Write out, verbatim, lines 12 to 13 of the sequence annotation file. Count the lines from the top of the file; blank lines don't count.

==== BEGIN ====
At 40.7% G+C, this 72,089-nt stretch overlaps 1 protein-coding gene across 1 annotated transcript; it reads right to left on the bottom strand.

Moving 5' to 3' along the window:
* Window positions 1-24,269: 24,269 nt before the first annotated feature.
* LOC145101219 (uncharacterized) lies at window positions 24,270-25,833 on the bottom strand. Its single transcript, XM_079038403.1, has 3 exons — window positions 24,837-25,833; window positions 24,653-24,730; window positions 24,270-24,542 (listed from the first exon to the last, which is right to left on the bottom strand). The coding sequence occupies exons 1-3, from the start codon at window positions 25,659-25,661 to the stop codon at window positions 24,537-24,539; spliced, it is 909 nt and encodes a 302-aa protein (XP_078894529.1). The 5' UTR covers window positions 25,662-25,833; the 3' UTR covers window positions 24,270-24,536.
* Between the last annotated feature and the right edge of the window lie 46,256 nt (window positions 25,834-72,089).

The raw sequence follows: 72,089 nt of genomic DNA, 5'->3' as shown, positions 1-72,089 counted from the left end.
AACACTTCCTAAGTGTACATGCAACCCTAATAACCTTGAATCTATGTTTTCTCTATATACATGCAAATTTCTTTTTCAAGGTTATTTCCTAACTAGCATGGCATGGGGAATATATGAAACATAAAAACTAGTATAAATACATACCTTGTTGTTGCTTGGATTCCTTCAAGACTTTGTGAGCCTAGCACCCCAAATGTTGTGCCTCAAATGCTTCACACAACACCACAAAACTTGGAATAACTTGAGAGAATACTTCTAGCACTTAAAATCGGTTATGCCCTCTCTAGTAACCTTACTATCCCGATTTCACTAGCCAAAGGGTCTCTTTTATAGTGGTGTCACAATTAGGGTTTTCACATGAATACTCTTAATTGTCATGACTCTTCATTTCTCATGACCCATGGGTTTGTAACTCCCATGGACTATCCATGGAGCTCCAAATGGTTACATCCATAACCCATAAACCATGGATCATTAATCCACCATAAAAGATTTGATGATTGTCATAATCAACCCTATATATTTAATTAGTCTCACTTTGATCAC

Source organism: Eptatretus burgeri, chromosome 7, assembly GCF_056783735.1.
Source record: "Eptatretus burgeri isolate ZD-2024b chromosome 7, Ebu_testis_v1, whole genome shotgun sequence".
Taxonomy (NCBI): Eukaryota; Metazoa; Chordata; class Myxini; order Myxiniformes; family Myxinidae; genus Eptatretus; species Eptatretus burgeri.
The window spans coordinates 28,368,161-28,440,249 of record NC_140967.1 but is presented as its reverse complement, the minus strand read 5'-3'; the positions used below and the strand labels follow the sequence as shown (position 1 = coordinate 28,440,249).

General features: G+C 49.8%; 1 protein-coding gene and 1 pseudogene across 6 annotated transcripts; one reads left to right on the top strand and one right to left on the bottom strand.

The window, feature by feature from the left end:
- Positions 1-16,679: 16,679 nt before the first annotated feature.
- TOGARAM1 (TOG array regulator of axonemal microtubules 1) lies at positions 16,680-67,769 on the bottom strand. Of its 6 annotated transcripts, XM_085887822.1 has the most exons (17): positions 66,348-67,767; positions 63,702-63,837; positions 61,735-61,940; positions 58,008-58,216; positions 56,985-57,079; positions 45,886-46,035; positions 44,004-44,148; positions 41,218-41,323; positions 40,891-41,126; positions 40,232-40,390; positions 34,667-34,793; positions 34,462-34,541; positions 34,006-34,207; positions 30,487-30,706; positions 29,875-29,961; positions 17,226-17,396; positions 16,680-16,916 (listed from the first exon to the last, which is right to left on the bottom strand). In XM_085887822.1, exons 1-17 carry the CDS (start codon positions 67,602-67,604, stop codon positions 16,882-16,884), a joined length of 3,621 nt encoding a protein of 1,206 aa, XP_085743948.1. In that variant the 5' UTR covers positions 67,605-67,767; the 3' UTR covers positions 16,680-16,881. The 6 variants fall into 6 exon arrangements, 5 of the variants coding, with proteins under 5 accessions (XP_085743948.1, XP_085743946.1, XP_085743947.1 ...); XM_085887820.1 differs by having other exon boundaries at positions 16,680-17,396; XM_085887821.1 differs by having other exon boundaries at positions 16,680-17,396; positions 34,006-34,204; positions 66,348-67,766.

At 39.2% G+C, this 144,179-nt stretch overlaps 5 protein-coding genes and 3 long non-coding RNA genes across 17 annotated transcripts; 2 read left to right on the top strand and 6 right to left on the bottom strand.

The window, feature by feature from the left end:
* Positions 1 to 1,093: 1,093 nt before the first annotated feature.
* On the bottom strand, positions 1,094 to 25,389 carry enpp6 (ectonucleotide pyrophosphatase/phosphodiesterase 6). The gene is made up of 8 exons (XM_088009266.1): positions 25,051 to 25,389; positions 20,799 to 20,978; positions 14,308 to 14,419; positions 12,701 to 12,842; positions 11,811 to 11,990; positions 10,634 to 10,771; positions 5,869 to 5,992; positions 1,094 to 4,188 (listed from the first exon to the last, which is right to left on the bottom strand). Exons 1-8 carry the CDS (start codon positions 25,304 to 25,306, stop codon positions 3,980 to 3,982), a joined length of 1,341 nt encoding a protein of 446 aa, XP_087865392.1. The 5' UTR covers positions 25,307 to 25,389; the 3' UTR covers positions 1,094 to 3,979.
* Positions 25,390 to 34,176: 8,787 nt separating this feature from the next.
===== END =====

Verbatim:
General features: G+C 49.8%; 1 protein-coding gene and 1 pseudogene across 6 annotated transcripts; one reads left to right on the top strand and one right to left on the bottom strand.

The window, feature by feature from the left end: